Free Press said former Vice President and current Democratic presidential candidate Joe Biden has it all wrong when it comes to what should be online social media sites' copyright liability.
Biden said in an interview with the New York Times Friday (Jan. 17) that Sec. 230 of the Communications Decency Act should be revoked. “It should be revoked because [Facebook] is not merely an internet company,” Biden told the paper according to Free Press. “It is propagating falsehoods they know to be false...” The section holds web sites harmless for third party content posted on their sites and allows them to moderate content, including taking it down if it violates the law or their content policies. It was meant to spur the growth of the web as a minimally policed neutral public square.
Free Press Action senior policy counsel Gaurav Laroia said the Vice President is right to be concerned about the power of Big Tech, including surveillance and tracking systems that violate privacy. "But he has it wrong in almost every way when it comes to his criticism of Section 230," Laroia said. “Repealing Section 230 as Biden recommends would return us to the world of the early and mid ’90s, when the law gave internet companies a choice — either allow nearly all speech and posts, including hate speech and falsehoods, with few rules and nearly no moderation, or assume editorial and legal responsibility for every single post or utterance on their sites." Tech platforms have said the latter is an existential threat to their business models.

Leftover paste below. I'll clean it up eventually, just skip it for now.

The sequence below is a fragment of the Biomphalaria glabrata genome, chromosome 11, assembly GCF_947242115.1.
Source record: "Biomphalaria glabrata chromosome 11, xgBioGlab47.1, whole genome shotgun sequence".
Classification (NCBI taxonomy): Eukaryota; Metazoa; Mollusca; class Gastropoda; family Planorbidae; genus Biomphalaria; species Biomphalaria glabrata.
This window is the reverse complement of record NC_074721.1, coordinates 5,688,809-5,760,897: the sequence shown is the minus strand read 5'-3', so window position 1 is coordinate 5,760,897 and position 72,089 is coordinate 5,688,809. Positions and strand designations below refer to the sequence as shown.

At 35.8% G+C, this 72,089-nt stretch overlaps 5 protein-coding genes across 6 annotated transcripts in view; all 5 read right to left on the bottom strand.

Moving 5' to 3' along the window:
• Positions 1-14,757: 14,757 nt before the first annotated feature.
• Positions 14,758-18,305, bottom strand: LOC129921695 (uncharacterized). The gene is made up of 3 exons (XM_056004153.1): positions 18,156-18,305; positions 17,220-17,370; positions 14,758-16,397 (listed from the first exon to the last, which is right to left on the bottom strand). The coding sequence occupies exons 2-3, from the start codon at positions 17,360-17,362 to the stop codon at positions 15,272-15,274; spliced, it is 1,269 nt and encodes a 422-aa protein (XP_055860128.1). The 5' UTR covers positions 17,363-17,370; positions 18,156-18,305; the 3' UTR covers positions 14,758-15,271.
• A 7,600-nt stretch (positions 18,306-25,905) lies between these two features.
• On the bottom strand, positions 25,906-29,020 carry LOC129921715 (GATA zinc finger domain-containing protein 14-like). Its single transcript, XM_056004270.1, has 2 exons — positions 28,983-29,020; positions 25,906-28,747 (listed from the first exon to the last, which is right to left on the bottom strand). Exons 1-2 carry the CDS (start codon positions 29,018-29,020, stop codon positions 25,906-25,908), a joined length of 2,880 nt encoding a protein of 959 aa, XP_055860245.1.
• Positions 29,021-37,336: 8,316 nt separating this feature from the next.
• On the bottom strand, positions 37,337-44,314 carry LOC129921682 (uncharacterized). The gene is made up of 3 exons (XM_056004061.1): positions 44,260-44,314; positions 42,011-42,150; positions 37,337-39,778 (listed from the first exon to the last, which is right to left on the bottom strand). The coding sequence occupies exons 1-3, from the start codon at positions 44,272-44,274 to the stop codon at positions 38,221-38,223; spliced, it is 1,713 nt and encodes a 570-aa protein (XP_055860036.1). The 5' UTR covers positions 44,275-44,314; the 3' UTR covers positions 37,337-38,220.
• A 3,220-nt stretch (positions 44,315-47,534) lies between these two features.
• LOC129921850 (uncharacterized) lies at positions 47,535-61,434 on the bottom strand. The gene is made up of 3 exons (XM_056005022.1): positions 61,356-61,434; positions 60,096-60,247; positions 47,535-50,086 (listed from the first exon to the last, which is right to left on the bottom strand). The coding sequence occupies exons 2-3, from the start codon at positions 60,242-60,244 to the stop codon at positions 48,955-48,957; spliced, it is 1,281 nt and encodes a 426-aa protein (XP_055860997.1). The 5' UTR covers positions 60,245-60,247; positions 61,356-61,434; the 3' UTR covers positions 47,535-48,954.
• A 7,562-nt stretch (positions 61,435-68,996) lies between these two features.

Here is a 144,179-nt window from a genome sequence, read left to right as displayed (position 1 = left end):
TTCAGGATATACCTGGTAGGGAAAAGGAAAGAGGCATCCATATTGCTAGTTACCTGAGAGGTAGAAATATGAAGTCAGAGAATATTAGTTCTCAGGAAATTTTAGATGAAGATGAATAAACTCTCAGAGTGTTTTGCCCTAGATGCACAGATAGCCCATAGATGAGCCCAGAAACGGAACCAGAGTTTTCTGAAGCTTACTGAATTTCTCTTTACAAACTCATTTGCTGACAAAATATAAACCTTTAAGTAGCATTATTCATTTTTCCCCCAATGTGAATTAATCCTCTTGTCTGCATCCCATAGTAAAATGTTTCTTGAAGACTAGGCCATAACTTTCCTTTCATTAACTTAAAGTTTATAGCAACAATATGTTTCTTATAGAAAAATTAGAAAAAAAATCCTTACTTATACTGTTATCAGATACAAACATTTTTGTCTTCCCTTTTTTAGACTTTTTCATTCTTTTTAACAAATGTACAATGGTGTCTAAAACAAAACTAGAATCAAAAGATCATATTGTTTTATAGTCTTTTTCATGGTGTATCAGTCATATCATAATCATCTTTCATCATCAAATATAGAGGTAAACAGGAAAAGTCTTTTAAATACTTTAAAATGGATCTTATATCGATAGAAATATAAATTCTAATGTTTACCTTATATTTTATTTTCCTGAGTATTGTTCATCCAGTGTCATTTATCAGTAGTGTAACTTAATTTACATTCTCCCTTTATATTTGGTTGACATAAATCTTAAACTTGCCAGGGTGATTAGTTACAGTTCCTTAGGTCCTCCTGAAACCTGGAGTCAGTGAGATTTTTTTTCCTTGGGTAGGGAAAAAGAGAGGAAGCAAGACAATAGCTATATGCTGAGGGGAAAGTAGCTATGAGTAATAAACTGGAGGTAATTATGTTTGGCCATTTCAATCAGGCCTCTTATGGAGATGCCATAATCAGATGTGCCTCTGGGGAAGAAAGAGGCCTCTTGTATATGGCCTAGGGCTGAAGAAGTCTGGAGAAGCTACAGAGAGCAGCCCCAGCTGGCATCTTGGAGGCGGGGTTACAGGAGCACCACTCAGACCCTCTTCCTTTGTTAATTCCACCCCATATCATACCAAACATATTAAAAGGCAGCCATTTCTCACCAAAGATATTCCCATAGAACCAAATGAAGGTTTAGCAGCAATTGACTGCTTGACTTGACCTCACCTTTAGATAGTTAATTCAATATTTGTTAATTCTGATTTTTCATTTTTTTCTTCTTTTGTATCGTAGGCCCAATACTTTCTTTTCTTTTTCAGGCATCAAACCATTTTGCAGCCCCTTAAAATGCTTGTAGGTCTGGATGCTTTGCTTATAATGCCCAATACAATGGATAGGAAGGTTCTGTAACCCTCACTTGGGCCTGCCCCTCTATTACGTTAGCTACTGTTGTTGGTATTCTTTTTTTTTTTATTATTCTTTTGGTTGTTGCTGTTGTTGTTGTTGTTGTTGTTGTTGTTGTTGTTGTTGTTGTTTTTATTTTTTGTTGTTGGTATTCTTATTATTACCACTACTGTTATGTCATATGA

Related: Tech's Sec. 230 Sweetheart Deal Must End
But an increasing number of Democrats--Free Press's traditional allies on internet issues as well as Republicans--are questioning whether online giants should retain such a copyright carveout, including the author of Sec. 230, Colorado Sen. Ron Wyden.
House Speaker Nancy Pelosi (D-Calif.), for example, tried unsuccessfully to exclude Sec. 230 language from the just-passed USMCA trade deal given those concerns.
Contributing editor John Eggerton has been an editor and/or writer on media regulation, legislation and policy for over four decades, including covering the FCC, FTC, Congress, the major media trade associations, and the federal courts. In addition to Multichannel News and Broadcasting + Cable, his work has appeared in Radio World, TV Technology, TV Fax, This Week in Consumer Electronics, Variety and the Encyclopedia Britannica.
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